Last Updated on January 11, 2022 by Real Men Sow
Do you want to save some grocery budget on tropical fruits? Let’s grow them in your own garden! If you got some space left, start growing orange and lemon trees. – You can totally grow lemons and oranges in the UK. You may also grow limes and other citrus trees too, but remember that it would require more effort.
Citrus x Limon, Lemon Trees, Bitter Oranges, Seville Oranges, and Citrus x Aurantium are the ones considered easy-growing trees. They are robust plants that can tolerate low temperatures. Although limes require warmer, more tropical climates, it is possible to grow them in cooler regions.
Winter protection is required for most citrus trees, but new hybrids are being developed that can be used to extend the range of citrus hardiness.
How to Grow Orange and Lemon Trees
Orange and lemon trees should be grown in terracotta containers in a sunny, sheltered spot like in front of a west-facing wall or south-facing wall. They thrive in high humidity. You can water them once per week in summer using rainwater. You can feed them once a week with liquid seaweed or a citrus fertilizer. In spring, prune the plant by removing the center of the plant. Also, remove any branches that are dry, weak, or worn down. In Winter, move indoors so it stays cool and frost-free.
Planting Orange and Lemon Trees
Planting lemon and orange trees in containers is a good idea for them to be moved around the garden in summer and winter. Terracotta pots are better for planting as they lose moisture faster and can be difficult to overwater. All citrus trees require good drainage. They won’t thrive on soil that is too wet. Use a mix of equal parts of loam, leafmould, and horticultural soil. Make sure to repot every two to three years. To allow water to pool between the top and soil, leave a gap between them.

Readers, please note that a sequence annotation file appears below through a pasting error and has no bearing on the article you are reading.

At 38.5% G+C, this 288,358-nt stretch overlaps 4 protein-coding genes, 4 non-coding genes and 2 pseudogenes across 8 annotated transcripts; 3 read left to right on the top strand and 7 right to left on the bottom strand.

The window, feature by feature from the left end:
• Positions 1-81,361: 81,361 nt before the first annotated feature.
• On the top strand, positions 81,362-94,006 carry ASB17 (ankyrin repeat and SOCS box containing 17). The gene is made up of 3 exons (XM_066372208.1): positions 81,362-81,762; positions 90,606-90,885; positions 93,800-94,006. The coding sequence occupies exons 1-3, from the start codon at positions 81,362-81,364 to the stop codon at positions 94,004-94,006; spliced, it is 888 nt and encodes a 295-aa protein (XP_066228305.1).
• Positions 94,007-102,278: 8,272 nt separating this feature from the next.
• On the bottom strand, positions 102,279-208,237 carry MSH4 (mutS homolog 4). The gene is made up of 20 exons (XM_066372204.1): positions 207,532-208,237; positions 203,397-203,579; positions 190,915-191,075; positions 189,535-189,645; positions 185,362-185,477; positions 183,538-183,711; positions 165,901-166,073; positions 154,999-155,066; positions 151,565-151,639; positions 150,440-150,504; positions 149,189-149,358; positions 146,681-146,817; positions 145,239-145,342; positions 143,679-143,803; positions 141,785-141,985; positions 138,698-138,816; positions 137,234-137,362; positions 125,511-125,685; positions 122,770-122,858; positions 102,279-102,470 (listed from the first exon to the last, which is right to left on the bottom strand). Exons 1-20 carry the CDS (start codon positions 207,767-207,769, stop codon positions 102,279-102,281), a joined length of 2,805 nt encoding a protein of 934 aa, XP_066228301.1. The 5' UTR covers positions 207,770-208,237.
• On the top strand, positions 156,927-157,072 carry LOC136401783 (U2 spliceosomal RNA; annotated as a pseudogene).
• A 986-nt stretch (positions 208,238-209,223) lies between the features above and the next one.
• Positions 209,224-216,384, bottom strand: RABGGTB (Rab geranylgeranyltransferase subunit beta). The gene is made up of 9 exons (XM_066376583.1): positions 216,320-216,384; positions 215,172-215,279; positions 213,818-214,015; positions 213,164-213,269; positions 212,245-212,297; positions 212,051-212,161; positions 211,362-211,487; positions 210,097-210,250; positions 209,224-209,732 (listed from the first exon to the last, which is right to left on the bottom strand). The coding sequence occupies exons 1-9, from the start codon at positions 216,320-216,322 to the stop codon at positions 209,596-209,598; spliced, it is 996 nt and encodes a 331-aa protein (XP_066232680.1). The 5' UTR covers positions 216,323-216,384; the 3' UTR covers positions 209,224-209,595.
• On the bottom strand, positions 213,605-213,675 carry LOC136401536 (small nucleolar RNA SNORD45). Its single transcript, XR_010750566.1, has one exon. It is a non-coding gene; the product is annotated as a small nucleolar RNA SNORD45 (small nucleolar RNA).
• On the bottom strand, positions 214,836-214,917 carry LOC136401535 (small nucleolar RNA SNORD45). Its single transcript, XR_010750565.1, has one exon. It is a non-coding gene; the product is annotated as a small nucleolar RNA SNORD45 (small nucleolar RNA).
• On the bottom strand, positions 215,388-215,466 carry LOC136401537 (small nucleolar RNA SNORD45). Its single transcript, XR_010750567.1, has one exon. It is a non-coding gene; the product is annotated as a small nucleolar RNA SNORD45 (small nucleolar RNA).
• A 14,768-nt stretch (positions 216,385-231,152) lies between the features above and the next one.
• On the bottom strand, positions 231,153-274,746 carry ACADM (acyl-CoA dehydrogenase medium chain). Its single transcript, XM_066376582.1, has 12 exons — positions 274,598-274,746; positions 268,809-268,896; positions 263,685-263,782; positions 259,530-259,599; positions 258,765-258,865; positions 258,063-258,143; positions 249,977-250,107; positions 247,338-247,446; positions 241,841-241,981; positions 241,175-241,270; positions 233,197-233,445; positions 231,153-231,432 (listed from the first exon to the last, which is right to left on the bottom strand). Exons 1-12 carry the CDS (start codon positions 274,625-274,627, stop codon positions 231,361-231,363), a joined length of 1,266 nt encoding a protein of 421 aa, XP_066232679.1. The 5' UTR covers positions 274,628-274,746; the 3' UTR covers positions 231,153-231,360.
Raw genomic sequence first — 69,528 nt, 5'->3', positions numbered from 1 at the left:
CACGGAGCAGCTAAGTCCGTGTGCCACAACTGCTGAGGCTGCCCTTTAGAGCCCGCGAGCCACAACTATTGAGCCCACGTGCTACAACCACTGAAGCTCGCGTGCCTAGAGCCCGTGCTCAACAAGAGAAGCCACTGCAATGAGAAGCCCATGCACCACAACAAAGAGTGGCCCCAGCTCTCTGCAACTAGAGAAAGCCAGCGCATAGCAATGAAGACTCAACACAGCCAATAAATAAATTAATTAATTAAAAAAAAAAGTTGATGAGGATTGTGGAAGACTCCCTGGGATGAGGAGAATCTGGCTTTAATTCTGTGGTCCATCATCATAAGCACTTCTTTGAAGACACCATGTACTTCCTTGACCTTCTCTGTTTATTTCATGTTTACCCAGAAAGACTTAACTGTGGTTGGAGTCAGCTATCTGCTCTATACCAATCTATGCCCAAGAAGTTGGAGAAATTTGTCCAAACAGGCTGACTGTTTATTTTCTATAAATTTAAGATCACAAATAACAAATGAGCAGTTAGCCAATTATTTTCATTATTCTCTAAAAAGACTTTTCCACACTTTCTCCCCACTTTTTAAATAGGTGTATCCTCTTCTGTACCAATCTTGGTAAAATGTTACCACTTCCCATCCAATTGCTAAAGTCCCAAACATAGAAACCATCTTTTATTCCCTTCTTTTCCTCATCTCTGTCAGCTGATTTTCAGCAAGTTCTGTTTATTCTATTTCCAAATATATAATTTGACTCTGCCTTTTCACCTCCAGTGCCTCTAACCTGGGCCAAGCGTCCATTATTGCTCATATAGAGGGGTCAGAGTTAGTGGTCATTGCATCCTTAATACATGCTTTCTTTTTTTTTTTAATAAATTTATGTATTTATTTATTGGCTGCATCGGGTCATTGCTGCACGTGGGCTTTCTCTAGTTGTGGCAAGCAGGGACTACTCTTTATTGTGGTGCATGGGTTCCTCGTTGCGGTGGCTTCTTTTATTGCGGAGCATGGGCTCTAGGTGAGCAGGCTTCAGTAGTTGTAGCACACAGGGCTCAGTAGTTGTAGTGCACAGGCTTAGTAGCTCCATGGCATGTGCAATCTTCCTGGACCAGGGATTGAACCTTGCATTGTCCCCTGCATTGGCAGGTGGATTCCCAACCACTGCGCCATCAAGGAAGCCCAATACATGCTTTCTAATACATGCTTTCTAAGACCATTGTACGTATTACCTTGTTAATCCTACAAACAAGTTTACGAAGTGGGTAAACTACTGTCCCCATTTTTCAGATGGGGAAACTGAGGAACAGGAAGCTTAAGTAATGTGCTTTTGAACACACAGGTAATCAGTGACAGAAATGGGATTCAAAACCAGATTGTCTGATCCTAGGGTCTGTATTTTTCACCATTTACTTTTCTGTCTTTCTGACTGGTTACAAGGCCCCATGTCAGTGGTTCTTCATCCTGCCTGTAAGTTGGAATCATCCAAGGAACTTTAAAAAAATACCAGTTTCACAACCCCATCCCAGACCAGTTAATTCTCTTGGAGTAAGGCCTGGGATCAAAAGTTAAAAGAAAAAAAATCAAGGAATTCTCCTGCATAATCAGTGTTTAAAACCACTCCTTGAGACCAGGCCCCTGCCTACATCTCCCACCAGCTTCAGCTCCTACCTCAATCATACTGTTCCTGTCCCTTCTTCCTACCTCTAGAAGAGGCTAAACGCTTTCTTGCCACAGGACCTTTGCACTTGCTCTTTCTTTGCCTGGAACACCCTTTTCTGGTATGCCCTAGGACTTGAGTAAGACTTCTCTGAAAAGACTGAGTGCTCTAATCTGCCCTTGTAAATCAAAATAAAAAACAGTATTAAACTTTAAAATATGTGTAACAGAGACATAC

Taking Care of Your Trees in Summer
It is important to move your lemon or orange tree outside where it’s most sunny as soon as it starts to grow again in spring. Protect them from temperature fluctuations. Keep an eye out for late frost warnings to make sure you cover them with some horticultural fleece on hand.
Once the plant is outside, prune it in spring to produce new shoots. Remove any branches that are dry, weak, or worn down. Remove any suckers at the base of your plant. To keep plants at the right size, trim again in September. Pruning is not necessary. Most citrus trees, especially lemon trees, are strong and will produce more flowers and fruit if they are pruned.
Young plants should be removed from fruit production. They require a lot of energy. To encourage your tree to bear smaller but more fruit until it reaches maturity, Any ripe fruits should be picked when the plants are moved indoors in autumn.
How You Should Water Your Trees
High humidity is the best environment for orange and lemon trees. In summer, water your plants once per week using rainwater. To let chlorine evaporate, tap water should be allowed to stand for 24 hours if it’s the only type of water you have. Winter is a time to water sparingly – once per month is enough – but soaking the plants on occasion is better than watering too often.
Orange and lemon trees do best in cool, frost-proof areas such as a greenhouse, shed or cellar. Avoid centrally heated indoor spaces as they can be too hot and dry. You have few options, so you can only use an indoor room.
Problems You May Encounter When Growing Orange and Lemon Trees & How to Solve Them
Leaf drop – This is an indication of stress due to too much heat, cold or incorrect watering. Try decreasing watering and increasing humidity to see if this helps.
Sticky leaves – These could be signs of citrus mealybugs, or scale insects. They thrive in humid and warm conditions. They produce sticky honeydew, which in turn leads to the growth of sooty molds. To improve ventilation, wash the leaves with soapy water and prune. Biocontrols of ladybirds and wasps can be used under glass.
Leaf damage – The channels were created by citrus leaf miners larvae. Prune in autumn and remove all damaged material
Yellow leaves – This could be an indicator of red spider mite. Biocontrols and high humidity are the best ways to control it. Because citrus don’t like lime, chlorosis can also occur. Yellow leaves can also be caused by low temperatures, poor feeding, and over- or underwatering.